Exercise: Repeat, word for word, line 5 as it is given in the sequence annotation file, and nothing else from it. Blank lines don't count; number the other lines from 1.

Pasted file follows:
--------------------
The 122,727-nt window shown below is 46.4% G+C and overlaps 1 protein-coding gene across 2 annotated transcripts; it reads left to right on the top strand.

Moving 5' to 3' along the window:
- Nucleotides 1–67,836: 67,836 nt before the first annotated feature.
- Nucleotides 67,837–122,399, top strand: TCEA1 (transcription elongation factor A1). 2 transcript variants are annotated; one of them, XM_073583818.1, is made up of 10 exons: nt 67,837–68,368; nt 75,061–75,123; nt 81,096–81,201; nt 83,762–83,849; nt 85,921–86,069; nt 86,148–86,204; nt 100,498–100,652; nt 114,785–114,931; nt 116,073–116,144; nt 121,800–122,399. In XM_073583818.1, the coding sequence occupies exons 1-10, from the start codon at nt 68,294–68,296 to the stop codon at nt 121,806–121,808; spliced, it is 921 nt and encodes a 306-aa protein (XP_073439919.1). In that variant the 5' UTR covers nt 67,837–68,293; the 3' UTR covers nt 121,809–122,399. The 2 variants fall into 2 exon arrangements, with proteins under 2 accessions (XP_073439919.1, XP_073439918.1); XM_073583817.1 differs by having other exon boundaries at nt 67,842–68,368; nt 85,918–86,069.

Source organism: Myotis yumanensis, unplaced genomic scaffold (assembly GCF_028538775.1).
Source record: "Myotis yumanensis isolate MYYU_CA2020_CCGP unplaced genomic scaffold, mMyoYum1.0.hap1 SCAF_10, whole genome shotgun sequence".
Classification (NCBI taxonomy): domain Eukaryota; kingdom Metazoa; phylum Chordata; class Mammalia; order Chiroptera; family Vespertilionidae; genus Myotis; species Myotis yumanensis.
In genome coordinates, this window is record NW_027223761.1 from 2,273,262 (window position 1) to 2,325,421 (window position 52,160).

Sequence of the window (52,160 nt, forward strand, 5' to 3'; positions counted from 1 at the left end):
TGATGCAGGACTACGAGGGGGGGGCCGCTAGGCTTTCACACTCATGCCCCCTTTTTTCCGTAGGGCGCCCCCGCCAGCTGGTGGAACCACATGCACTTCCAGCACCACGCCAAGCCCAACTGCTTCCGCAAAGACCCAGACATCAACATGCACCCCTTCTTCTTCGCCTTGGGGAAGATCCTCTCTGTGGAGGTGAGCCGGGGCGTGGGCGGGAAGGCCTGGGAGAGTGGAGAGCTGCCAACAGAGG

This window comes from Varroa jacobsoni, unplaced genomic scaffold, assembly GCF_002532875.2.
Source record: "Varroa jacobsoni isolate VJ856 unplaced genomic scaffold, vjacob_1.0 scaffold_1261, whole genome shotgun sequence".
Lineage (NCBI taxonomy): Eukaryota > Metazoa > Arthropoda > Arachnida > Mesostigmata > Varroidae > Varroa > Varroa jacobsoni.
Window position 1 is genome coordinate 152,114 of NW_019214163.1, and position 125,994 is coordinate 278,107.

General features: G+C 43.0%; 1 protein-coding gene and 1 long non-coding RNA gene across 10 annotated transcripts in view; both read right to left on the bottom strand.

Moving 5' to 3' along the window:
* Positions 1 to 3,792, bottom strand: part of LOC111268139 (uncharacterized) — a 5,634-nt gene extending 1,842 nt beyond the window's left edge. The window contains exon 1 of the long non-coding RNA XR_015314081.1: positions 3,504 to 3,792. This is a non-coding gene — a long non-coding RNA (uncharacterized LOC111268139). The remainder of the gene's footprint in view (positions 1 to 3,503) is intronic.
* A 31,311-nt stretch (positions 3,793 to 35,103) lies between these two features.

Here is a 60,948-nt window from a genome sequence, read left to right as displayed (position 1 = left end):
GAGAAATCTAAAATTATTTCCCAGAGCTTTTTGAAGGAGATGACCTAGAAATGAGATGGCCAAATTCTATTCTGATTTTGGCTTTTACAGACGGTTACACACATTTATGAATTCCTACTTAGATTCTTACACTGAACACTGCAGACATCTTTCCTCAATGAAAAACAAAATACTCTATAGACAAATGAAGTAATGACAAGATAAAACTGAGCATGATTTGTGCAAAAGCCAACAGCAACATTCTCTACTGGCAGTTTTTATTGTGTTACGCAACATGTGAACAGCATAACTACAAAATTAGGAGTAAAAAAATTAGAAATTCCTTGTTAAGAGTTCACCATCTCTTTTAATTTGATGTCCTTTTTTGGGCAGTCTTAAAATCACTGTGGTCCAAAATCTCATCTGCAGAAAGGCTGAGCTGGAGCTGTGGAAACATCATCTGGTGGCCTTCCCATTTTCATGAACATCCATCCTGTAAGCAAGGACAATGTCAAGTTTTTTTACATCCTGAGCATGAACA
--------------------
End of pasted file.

Source organism: Myotis yumanensis, unplaced genomic scaffold (assembly GCF_028538775.1).